In some embodiments, each worker module 106 has one or more logical interfaces associated with each of its data ports 130, 140. Each logical interface is a protocol used to associate data received from an IO port 108 of IO module 102 (or an IO port 118 of IO module 104) with data ports 130 (or 140). As such, each logical interface of worker module 106 is provided a one-to-one mapping with IO port 108 of IO module 102, or IO port 118 of IO module 104. In IO module 102 (or 104), a packet received by IO port 108 (or 118) is distributed to worker module 106 via a point-to-point link. In worker module 106, the received packet is assigned to a logical interface associated with the IO port 108 (or 118) at which the packet is received at IO module 102 (or 104), and the received packet is treated as if it is received from a corresponding logical port of worker module 106. In other embodiments, IO module 102 and IO module 104 have a plurality of IO ports 108 and IO ports 118, respectively. In further embodiments, each worker module 106 can have a plurality of data ports 130 and/or data ports 140. In such cases, each logical interface provides a one-to-one mapping between an IO port 108 (or 118) and a data port 130 (or 140).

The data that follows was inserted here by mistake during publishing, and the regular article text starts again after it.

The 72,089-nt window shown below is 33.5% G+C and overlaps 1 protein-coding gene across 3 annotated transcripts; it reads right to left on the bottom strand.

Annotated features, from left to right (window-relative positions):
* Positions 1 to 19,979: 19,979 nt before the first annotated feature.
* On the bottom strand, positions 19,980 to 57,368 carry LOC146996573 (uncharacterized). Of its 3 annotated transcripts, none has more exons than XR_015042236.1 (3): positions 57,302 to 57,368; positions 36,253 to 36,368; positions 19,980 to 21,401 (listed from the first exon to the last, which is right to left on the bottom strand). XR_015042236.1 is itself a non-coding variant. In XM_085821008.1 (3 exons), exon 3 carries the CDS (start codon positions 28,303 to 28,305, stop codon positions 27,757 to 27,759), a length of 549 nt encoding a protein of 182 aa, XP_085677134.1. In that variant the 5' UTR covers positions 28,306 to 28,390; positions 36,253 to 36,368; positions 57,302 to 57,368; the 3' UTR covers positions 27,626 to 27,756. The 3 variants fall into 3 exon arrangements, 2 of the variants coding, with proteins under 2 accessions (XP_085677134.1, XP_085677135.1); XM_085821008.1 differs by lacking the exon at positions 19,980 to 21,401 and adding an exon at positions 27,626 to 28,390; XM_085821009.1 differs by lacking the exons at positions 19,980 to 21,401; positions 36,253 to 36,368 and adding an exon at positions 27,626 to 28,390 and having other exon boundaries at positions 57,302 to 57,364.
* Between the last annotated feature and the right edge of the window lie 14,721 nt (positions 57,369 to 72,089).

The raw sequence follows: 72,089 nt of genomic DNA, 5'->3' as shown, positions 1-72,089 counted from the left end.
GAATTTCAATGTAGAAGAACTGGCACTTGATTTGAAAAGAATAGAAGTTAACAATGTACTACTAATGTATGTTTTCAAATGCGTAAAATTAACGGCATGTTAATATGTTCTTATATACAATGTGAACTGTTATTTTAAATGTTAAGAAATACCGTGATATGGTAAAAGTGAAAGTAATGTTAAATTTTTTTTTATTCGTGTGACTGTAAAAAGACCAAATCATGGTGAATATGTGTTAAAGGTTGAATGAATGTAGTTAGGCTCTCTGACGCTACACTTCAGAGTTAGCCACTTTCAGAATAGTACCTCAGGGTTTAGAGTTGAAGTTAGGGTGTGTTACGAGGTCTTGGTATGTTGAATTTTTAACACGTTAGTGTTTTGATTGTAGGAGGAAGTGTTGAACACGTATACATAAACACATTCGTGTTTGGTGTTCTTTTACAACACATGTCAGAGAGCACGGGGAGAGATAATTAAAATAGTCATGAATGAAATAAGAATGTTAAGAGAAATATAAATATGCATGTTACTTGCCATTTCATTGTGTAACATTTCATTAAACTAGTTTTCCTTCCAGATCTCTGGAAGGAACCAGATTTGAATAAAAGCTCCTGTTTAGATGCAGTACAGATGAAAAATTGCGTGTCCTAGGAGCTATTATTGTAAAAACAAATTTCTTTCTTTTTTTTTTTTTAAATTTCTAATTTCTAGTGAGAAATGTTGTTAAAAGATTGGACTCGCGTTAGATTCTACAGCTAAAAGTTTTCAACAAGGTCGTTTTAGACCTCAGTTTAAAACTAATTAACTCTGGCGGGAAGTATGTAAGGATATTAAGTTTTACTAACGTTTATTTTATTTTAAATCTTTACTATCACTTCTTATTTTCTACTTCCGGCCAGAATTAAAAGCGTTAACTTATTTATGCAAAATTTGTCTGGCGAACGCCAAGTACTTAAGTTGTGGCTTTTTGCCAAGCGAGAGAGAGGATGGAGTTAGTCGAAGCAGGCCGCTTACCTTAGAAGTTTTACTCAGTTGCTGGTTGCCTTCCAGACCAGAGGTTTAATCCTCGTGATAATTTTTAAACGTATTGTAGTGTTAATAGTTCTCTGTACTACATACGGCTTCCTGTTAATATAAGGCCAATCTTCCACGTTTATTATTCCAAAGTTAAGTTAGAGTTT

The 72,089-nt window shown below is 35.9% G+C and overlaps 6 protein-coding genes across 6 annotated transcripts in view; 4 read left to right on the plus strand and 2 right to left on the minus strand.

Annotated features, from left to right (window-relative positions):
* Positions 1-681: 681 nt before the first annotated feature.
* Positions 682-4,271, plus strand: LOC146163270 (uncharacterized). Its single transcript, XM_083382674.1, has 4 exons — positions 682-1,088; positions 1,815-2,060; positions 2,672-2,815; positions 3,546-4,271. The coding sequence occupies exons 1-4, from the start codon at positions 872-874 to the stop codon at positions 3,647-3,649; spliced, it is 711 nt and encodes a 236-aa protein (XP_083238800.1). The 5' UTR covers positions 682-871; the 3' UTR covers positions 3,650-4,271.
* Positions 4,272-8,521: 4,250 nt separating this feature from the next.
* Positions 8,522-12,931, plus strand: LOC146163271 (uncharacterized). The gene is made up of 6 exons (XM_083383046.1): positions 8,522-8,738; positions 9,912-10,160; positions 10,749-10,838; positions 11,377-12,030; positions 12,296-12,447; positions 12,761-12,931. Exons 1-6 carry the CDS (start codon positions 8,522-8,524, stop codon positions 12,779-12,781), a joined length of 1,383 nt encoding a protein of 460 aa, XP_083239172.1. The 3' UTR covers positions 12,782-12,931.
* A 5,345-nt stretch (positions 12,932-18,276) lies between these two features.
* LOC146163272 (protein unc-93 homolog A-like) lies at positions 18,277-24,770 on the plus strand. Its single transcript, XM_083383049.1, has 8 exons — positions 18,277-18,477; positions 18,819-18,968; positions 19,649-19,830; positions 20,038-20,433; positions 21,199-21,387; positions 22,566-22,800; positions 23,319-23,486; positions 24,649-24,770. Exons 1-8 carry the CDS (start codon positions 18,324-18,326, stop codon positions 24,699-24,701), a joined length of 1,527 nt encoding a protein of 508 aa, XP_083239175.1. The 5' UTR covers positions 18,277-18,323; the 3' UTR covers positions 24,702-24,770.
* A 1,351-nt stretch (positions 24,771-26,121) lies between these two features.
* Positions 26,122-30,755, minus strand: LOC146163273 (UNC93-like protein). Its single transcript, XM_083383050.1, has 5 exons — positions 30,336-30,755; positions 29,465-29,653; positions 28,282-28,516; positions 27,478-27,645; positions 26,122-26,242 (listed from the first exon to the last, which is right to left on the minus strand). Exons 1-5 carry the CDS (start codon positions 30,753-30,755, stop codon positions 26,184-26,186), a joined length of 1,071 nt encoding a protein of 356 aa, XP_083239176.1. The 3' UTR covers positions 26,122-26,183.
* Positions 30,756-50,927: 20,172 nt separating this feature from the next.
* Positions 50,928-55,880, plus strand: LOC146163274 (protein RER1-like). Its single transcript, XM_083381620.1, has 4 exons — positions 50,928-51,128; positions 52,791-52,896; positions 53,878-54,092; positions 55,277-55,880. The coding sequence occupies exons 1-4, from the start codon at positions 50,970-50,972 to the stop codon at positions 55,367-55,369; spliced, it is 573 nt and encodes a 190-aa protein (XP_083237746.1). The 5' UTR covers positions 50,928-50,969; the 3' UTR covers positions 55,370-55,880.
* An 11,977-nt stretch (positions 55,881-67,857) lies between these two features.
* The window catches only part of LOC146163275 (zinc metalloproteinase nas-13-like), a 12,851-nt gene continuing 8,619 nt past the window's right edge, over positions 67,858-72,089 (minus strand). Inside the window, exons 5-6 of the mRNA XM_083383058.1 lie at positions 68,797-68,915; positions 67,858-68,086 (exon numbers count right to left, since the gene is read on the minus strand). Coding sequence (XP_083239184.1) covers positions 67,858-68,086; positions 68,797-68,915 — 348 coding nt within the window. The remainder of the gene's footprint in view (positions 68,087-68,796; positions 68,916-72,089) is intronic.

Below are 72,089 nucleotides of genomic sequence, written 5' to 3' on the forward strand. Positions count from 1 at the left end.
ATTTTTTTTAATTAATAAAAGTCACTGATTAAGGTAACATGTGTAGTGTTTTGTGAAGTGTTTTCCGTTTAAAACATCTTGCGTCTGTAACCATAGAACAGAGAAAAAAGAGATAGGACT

In some embodiments, the mapping between a logical interface at worker module 106 and an IO port (interface) 108 at IO module 102 (or IO port 118 at IO module 104) is implemented as a tag mechanism. In such cases, a pair of IO interface and logical interface are assigned with a tag that is unique among the interface mappings. For example, for the case in which IO module 102 receives network traffic data (e.g., a packet) from sender 16, before the packet is sent from IO module 102 to worker module 106, the tag of IO interface is added to the packet. When worker module 106 receives the packet, the corresponding logical interface is determined, and the tag is removed from the packet. Worker module 106 then processes and treats the packet as if the packet is received via the logical interface. Before worker module 106 passes the packet to IO module 104 (or to another worker module 106), the tag of the logical interface is added to the packet. When IO module 104 (or another worker module 106) receives the packet, the IO interface at IO module 104 is determined via the tag, and the tag is removed. The untagged packet is then transmitted to receiver 18. Similar technique is used when data is transmitted from receiver 18 to sender 16.